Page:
Alopecia Associated With SSRI Use: Clinical Characteristics and Recovery

The findings from the largest review of cases of SSRI-related alopecia are provided

The characteristics of alopecia associated with selective serotonin reuptake inhibitors (SSRIs) were outlined in study data published in Psychiatry Research. SSRI-associated alopecia most commonly affected the scalp and appeared a median of 8 weeks after initial drug exposure. Discontinuation of the SSRI led to recovery in more than half of episodes.

Investigators searched the PubMed/MEDLINE, Scopus, Web of Science, and Serbian Citation Index databases from inception through November 2021 for case reports or case series describing patients with SSRI-associated alopecia. Studies were independently reviewed by 2 separate researchers. A total of 38 publications describing 71 patients were included in the review. Patient age ranged from 7 to 85 years of age, and the majority were women (80.3%).

The most common causative SSRI was fluoxetine (38.0%), followed by sertraline (28.2%), citalopram (15.5%), escitalopram (9.9%), fluvoxamine (7.0%), and paroxetine (5.6%). The majority of patients (84.5%) experienced just 1 episode of alopecia. However, multiple episodes with the same SSRI were observed in 8 patients (11.3%) and multiple episodes with separate SSRIs were reported in 2 patients (2.8%).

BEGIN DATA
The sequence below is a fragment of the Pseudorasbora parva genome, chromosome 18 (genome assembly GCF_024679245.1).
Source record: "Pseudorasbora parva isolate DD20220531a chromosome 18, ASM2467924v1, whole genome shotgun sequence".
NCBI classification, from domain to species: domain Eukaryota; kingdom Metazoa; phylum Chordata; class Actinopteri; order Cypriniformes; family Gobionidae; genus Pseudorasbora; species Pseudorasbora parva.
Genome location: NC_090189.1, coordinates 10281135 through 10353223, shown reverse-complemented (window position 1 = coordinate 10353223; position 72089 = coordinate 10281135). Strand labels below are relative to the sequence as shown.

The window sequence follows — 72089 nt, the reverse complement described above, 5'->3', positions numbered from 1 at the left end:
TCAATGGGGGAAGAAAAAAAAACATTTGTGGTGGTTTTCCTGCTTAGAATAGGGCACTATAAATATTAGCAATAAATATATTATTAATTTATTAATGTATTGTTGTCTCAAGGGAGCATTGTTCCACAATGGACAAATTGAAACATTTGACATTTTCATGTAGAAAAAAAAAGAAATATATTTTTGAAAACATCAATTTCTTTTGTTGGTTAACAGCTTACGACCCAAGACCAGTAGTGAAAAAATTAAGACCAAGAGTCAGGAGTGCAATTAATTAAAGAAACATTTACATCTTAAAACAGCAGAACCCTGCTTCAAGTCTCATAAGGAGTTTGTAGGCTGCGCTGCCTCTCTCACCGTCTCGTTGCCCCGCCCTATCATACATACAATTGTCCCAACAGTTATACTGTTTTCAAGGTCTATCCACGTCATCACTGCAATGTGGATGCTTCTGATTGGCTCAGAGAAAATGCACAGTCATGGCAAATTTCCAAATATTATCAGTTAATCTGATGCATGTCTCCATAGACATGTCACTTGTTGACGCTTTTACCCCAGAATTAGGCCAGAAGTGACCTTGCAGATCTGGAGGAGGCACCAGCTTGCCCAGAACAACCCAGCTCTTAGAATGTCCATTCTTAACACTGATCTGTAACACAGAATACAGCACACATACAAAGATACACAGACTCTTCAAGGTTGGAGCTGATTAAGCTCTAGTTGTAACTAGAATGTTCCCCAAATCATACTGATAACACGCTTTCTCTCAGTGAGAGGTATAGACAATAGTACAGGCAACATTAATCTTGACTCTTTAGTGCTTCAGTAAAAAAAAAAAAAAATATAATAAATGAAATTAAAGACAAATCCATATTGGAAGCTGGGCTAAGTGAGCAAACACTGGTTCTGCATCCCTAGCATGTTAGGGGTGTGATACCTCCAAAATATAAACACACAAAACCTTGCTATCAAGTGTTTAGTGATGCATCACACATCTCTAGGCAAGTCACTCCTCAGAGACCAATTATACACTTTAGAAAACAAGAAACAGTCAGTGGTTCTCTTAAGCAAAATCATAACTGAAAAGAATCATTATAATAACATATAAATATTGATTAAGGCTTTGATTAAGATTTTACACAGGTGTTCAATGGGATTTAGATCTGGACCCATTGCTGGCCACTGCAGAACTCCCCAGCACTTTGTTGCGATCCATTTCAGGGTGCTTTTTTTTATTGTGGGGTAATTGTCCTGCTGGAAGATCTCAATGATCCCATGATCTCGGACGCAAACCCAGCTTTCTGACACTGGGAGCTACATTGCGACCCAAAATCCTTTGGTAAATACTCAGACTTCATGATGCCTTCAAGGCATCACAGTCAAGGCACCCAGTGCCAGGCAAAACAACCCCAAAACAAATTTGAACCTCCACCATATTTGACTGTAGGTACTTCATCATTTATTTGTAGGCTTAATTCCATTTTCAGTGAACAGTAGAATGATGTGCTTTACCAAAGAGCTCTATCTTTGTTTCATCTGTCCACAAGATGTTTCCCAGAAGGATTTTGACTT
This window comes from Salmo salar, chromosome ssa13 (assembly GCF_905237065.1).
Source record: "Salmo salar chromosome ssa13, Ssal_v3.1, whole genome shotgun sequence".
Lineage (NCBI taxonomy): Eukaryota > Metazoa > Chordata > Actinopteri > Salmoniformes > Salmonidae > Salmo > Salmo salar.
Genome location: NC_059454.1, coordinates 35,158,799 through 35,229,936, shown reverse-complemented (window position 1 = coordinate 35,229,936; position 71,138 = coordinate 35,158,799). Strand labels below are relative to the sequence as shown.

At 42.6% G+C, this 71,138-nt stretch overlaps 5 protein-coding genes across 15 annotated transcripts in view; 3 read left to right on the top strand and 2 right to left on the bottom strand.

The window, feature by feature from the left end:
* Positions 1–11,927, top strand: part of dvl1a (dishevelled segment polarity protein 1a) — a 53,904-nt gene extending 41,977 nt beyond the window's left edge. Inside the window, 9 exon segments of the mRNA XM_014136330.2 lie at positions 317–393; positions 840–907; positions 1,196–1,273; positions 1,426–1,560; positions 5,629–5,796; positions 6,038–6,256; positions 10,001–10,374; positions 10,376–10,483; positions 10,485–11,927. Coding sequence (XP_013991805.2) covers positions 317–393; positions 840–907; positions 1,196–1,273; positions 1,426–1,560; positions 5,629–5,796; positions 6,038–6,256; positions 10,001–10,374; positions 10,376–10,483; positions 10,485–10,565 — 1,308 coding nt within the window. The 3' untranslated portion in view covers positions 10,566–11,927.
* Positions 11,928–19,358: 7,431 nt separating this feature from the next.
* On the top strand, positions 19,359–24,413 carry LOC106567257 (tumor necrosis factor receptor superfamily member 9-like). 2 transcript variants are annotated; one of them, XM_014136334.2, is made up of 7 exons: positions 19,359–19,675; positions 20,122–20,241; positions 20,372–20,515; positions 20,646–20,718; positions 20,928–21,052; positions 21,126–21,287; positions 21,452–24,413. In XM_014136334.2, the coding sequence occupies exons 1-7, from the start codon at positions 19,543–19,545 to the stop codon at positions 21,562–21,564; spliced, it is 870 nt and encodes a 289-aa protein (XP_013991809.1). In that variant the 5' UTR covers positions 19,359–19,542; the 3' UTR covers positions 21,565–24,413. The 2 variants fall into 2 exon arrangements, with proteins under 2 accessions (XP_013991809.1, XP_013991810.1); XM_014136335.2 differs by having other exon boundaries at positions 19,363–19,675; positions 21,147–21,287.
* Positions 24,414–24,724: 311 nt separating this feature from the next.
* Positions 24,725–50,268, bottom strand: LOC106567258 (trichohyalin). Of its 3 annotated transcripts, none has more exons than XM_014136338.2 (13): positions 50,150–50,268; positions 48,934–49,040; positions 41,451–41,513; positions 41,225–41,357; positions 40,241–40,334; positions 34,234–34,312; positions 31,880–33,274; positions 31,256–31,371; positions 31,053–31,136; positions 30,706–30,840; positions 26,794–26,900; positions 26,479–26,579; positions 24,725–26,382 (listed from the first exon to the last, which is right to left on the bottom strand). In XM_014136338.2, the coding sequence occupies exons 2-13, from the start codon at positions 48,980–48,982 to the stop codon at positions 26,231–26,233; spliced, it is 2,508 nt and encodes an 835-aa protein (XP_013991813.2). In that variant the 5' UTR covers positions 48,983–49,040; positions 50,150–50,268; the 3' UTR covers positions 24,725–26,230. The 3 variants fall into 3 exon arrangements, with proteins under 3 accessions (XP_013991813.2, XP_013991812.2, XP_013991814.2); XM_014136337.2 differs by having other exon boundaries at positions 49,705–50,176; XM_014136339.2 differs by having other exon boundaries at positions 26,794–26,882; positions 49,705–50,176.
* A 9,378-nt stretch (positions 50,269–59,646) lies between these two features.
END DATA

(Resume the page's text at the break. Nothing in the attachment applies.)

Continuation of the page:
Alopecia most commonly affected the scalp (98.6%). Other affected areas included the eyelashes (2.8%), eyebrows (2.8%), axillary area (2.8%), legs (1.4%), chest (1.4%), and pubic area (1.4%). Also, 1 patient experienced full body alopecia. Median time to hair loss onset from SSRI initiation was 8.6 weeks. Discontinuation of the suspected SSRI led to recovery in 51 of 81 episodes (63.0%). Time to resolution ranged from 5 days to 6 months.

These results describe the clinical characteristics of alopecia associated with SSRI use. In most patients, discontinuation of the causative agent resulted in recovery. However, further research is necessary to determine the mechanisms underlying this association. “…[C]linicians should be aware that SSRIs may induce alopecia,” investigators wrote. “Timely recognition is important considering that its psychosocial implications may be a key factor leading to medication noncompliance and therapeutic failure.”


Pejcic AV, Paudel V. Alopecia associated with the use of selective serotonin reuptake inhibitors: systematic review. Psychiatry Res. 2022;313:114620. doi: 10.1016/j.psychres.2022.114620